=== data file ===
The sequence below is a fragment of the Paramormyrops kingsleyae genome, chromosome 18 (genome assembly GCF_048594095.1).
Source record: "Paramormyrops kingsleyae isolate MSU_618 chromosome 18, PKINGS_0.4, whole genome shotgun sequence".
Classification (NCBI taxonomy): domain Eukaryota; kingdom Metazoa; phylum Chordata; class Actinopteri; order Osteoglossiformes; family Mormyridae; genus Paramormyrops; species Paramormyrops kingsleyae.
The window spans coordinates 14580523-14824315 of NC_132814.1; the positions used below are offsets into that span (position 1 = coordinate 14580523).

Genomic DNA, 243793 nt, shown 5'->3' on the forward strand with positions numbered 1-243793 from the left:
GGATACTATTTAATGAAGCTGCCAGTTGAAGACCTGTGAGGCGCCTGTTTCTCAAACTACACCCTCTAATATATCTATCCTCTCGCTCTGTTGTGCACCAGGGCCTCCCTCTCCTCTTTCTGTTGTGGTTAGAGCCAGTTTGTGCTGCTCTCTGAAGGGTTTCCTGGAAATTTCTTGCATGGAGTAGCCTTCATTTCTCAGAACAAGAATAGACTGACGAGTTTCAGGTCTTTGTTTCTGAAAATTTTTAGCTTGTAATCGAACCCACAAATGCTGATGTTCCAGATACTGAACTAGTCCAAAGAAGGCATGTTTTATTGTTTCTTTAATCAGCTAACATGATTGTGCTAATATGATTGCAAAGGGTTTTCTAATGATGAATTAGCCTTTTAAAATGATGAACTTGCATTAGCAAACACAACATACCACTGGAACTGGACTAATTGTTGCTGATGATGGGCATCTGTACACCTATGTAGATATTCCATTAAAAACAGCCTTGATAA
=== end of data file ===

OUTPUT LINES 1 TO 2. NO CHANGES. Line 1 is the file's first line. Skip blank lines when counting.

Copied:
The sequence below is a fragment of the Paramormyrops kingsleyae genome, chromosome 18 (genome assembly GCF_048594095.1).
Source record: "Paramormyrops kingsleyae isolate MSU_618 chromosome 18, PKINGS_0.4, whole genome shotgun sequence".